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I've used the arduino uno with the python serial library months ago and some packets got lost in the way. I've been searching about serial communication for arduino and I've been thinking that I could use some parity systems and other things to guarantee that my packets will arrive. First of all, if I use the parity system of the arduino's serial library, how good it will be? I need to send packets like "this button was touched", but ALL packets must arrive, so if some packet fails, I need to send it again.

How to make it possible? I'm thinking about using the parity system of the arduino's library, but I don't think if it's gonna work well.

Can somebody point me some good text about it?

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  • You seem to be freely intermixing three extremely distinct concepts - Arduino "serial" which tends to mean UART-style asynchronous, "packets" a concept for which the previous serial has no inherent support, and then a rather random i2c tag, which is something else entirely (a shared synchronous signalling scheme). Step one is going to be to sort out what specifically and exactly you are asking about. Jan 2 '15 at 19:32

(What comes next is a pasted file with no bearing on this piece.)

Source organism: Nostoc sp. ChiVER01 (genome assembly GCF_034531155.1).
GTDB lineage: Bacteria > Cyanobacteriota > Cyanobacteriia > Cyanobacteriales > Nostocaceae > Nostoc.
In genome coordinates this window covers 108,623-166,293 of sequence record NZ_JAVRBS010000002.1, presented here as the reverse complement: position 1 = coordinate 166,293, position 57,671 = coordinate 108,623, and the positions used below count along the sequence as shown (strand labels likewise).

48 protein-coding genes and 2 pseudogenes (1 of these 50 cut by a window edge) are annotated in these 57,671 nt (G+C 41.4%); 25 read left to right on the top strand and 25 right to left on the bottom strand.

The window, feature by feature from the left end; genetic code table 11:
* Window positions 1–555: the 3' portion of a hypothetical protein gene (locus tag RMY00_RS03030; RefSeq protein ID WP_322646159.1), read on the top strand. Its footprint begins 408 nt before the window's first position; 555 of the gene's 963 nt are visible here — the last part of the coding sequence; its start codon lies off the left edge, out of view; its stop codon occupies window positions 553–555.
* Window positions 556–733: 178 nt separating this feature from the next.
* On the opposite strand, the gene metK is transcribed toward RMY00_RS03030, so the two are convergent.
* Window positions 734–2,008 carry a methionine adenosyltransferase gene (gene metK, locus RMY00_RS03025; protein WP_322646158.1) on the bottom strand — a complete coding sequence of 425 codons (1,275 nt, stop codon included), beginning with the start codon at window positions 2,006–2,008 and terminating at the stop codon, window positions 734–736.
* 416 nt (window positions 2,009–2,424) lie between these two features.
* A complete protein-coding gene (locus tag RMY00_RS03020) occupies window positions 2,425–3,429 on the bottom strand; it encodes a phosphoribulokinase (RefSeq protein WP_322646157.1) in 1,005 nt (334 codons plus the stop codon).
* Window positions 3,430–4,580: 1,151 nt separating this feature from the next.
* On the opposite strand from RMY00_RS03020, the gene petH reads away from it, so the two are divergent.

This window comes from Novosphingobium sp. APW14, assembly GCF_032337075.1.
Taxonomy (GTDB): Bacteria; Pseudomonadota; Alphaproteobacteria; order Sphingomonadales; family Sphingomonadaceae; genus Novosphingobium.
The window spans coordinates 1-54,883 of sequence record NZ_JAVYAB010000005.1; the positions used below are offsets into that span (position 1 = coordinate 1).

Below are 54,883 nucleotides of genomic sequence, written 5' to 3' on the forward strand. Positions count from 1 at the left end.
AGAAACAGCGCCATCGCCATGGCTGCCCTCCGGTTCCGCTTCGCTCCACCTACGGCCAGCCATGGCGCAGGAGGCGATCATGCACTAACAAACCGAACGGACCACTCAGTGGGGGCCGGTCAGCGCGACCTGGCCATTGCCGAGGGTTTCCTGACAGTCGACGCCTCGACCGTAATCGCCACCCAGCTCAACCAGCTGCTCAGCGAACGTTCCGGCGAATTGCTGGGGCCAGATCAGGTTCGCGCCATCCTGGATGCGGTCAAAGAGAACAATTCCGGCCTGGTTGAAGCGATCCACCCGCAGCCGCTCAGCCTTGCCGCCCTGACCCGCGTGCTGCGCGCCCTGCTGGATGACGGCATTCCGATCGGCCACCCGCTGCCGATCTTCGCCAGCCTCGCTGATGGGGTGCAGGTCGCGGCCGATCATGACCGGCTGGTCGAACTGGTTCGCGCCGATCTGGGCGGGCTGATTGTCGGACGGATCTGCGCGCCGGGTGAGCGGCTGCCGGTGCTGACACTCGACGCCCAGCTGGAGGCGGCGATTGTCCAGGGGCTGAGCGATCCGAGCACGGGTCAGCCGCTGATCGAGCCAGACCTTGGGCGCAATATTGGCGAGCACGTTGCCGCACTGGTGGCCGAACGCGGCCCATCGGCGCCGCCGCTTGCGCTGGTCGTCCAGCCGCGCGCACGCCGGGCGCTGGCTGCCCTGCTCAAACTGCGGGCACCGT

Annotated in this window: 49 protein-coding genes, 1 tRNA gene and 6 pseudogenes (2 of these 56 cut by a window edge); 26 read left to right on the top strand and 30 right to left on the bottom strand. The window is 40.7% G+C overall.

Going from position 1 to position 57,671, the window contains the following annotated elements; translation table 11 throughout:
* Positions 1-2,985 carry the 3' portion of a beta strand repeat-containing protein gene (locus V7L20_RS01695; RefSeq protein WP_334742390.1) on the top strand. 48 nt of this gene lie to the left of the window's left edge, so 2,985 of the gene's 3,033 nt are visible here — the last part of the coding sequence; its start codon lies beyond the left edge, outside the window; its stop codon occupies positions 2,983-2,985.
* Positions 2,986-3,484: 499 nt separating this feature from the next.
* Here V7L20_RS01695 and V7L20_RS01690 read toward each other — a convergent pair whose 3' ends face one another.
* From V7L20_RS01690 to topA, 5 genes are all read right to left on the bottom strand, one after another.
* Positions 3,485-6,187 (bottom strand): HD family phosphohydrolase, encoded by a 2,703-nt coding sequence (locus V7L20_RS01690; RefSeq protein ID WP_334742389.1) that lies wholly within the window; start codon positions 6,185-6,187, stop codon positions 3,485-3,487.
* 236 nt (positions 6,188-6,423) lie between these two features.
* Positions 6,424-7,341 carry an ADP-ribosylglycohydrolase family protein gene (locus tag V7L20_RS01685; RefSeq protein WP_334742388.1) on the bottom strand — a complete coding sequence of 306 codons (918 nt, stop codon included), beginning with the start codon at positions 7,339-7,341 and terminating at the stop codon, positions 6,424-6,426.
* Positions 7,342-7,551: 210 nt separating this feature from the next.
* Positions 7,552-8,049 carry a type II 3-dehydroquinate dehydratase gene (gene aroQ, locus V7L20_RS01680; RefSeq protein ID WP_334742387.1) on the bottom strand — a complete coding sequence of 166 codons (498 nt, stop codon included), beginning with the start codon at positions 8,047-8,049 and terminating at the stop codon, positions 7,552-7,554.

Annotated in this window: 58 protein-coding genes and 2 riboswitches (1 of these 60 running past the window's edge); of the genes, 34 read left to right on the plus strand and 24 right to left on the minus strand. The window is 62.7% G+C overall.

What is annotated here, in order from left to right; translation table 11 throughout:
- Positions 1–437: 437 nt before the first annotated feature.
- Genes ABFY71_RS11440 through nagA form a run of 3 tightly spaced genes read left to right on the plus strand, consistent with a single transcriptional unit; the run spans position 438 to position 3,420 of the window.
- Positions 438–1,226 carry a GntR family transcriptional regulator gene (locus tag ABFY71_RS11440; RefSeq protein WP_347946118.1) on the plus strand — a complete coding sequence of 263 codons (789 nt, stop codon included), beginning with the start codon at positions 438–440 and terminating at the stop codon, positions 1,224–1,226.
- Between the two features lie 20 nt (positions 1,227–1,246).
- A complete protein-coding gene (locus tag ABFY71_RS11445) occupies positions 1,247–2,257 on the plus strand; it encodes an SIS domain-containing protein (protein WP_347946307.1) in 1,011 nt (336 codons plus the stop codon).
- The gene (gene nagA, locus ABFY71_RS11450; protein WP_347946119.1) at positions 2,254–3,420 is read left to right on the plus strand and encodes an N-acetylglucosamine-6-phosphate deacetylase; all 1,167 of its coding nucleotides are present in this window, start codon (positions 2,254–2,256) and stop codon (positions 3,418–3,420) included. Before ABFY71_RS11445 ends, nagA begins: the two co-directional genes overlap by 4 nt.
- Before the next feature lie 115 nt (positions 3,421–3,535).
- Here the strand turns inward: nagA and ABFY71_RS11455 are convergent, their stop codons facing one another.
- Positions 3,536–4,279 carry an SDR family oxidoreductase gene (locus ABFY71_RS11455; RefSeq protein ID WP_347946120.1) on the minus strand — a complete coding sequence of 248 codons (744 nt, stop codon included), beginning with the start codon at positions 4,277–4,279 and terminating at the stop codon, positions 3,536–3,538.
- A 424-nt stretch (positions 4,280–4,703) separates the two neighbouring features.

• Also note that on direct connections such as you likely have, failure is extremely infrequent - if you are seeing it, then likely you either have software which does not service the channel frequently enough to avoid missing data, or else extreme electrical noise. While protocol-level integrity can be useful (especially where misoperation has real consequences), in a scheme that shouldn't be failing you should spend some time trying to understand why it is. Jan 2 '15 at 19:34
  • What baud rate are you using? Jan 2 '15 at 23:32
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There is no way to guarantee that all packets will arrive. The best you can do is to have the receiving system acknowledge receipt of all packets, with enough data within to verify the correctness of the packets.

UART parity is not a good method to verify correctness since it can only detect single-bit errors within a byte; two bit errors will verify correctly, and of course the entire byte may get dropped before it can even get to the receiver.

RFC 916, "RELIABLE ASYNCHRONOUS TRANSFER PROTOCOL (RATP)", describes a TCP/IP-like method of sending data reliably over an asynchronous medium. It's more wordy than just sending a byte containing status changes, but if you need reliability then you need more than that.

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